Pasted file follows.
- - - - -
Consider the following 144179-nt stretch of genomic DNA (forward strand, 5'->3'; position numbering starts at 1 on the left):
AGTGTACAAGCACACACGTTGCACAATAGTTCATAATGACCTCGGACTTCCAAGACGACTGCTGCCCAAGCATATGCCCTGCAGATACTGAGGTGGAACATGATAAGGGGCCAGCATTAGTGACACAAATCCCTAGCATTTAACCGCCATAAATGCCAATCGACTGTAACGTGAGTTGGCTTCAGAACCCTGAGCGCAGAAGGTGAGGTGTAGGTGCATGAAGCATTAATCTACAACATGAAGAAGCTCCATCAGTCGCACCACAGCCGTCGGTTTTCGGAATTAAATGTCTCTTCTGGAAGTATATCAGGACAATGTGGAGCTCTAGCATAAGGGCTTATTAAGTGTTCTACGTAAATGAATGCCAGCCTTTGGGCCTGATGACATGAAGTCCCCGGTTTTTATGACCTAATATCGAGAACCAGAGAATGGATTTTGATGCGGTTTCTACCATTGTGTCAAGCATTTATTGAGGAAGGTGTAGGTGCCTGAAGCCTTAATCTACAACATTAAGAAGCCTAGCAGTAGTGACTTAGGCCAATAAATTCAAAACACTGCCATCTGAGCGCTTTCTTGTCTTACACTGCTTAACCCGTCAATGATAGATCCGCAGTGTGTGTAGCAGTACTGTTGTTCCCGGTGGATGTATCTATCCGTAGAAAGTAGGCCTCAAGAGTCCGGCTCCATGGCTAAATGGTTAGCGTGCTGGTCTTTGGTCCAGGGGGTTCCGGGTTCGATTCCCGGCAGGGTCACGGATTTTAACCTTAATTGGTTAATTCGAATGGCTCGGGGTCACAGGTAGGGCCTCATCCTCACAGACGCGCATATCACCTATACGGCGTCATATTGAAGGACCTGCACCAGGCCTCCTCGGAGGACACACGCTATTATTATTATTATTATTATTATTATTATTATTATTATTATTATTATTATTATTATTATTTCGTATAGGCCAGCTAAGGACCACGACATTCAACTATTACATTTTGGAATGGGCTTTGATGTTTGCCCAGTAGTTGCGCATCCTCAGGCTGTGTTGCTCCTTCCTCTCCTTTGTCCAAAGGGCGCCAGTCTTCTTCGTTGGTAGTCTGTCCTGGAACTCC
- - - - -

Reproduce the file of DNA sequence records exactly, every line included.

Consider the following 144179-nt stretch of genomic DNA (forward strand, 5'->3'; position numbering starts at 1 on the left):
AGTGTACAAGCACACACGTTGCACAATAGTTCATAATGACCTCGGACTTCCAAGACGACTGCTGCCCAAGCATATGCCCTGCAGATACTGAGGTGGAACATGATAAGGGGCCAGCATTAGTGACACAAATCCCTAGCATTTAACCGCCATAAATGCCAATCGACTGTAACGTGAGTTGGCTTCAGAACCCTGAGCGCAGAAGGTGAGGTGTAGGTGCATGAAGCATTAATCTACAACATGAAGAAGCTCCATCAGTCGCACCACAGCCGTCGGTTTTCGGAATTAAATGTCTCTTCTGGAAGTATATCAGGACAATGTGGAGCTCTAGCATAAGGGCTTATTAAGTGTTCTACGTAAATGAATGCCAGCCTTTGGGCCTGATGACATGAAGTCCCCGGTTTTTATGACCTAATATCGAGAACCAGAGAATGGATTTTGATGCGGTTTCTACCATTGTGTCAAGCATTTATTGAGGAAGGTGTAGGTGCCTGAAGCCTTAATCTACAACATTAAGAAGCCTAGCAGTAGTGACTTAGGCCAATAAATTCAAAACACTGCCATCTGAGCGCTTTCTTGTCTTACACTGCTTAACCCGTCAATGATAGATCCGCAGTGTGTGTAGCAGTACTGTTGTTCCCGGTGGATGTATCTATCCGTAGAAAGTAGGCCTCAAGAGTCCGGCTCCATGGCTAAATGGTTAGCGTGCTGGTCTTTGGTCCAGGGGGTTCCGGGTTCGATTCCCGGCAGGGTCACGGATTTTAACCTTAATTGGTTAATTCGAATGGCTCGGGGTCACAGGTAGGGCCTCATCCTCACAGACGCGCATATCACCTATACGGCGTCATATTGAAGGACCTGCACCAGGCCTCCTCGGAGGACACACGCTATTATTATTATTATTATTATTATTATTATTATTATTATTATTATTATTATTATTATTATTTCGTATAGGCCAGCTAAGGACCACGACATTCAACTATTACATTTTGGAATGGGCTTTGATGTTTGCCCAGTAGTTGCGCATCCTCAGGCTGTGTTGCTCCTTCCTCTCCTTTGTCCAAAGGGCGCCAGTCTTCTTCGTTGGTAGTCTGTCCTGGAACTCC